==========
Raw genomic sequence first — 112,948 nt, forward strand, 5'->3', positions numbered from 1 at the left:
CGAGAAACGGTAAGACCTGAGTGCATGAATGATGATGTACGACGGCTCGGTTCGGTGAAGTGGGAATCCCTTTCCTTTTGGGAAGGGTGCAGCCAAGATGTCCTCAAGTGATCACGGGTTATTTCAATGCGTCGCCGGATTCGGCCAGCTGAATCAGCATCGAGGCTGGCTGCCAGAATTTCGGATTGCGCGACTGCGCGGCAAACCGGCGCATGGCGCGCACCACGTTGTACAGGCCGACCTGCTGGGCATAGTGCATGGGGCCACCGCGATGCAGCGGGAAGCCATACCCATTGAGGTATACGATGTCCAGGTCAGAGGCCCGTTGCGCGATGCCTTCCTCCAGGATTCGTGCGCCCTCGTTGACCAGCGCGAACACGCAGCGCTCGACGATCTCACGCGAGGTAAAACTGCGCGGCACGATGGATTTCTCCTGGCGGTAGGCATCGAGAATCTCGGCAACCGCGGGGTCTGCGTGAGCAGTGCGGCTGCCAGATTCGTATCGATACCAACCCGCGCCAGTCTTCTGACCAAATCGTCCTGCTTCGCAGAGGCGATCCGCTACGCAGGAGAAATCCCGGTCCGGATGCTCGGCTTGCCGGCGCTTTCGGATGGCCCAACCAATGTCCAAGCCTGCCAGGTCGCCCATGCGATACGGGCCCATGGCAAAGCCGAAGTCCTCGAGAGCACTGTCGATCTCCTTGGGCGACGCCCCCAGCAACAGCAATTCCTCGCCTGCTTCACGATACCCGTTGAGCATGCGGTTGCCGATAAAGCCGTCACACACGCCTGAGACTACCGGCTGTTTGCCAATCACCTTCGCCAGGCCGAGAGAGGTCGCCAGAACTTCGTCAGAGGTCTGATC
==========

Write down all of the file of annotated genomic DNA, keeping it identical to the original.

Raw genomic sequence first — 112,948 nt, forward strand, 5'->3', positions numbered from 1 at the left:
CGAGAAACGGTAAGACCTGAGTGCATGAATGATGATGTACGACGGCTCGGTTCGGTGAAGTGGGAATCCCTTTCCTTTTGGGAAGGGTGCAGCCAAGATGTCCTCAAGTGATCACGGGTTATTTCAATGCGTCGCCGGATTCGGCCAGCTGAATCAGCATCGAGGCTGGCTGCCAGAATTTCGGATTGCGCGACTGCGCGGCAAACCGGCGCATGGCGCGCACCACGTTGTACAGGCCGACCTGCTGGGCATAGTGCATGGGGCCACCGCGATGCAGCGGGAAGCCATACCCATTGAGGTATACGATGTCCAGGTCAGAGGCCCGTTGCGCGATGCCTTCCTCCAGGATTCGTGCGCCCTCGTTGACCAGCGCGAACACGCAGCGCTCGACGATCTCACGCGAGGTAAAACTGCGCGGCACGATGGATTTCTCCTGGCGGTAGGCATCGAGAATCTCGGCAACCGCGGGGTCTGCGTGAGCAGTGCGGCTGCCAGATTCGTATCGATACCAACCCGCGCCAGTCTTCTGACCAAATCGTCCTGCTTCGCAGAGGCGATCCGCTACGCAGGAGAAATCCCGGTCCGGATGCTCGGCTTGCCGGCGCTTTCGGATGGCCCAACCAATGTCCAAGCCTGCCAGGTCGCCCATGCGATACGGGCCCATGGCAAAGCCGAAGTCCTCGAGAGCACTGTCGATCTCCTTGGGCGACGCCCCCAGCAACAGCAATTCCTCGCCTGCTTCACGATACCCGTTGAGCATGCGGTTGCCGATAAAGCCGTCACACACGCCTGAGACTACCGGCTGTTTGCCAATCACCTTCGCCAGGCCGAGAGAGGTCGCCAGAACTTCGTCAGAGGTCTGATC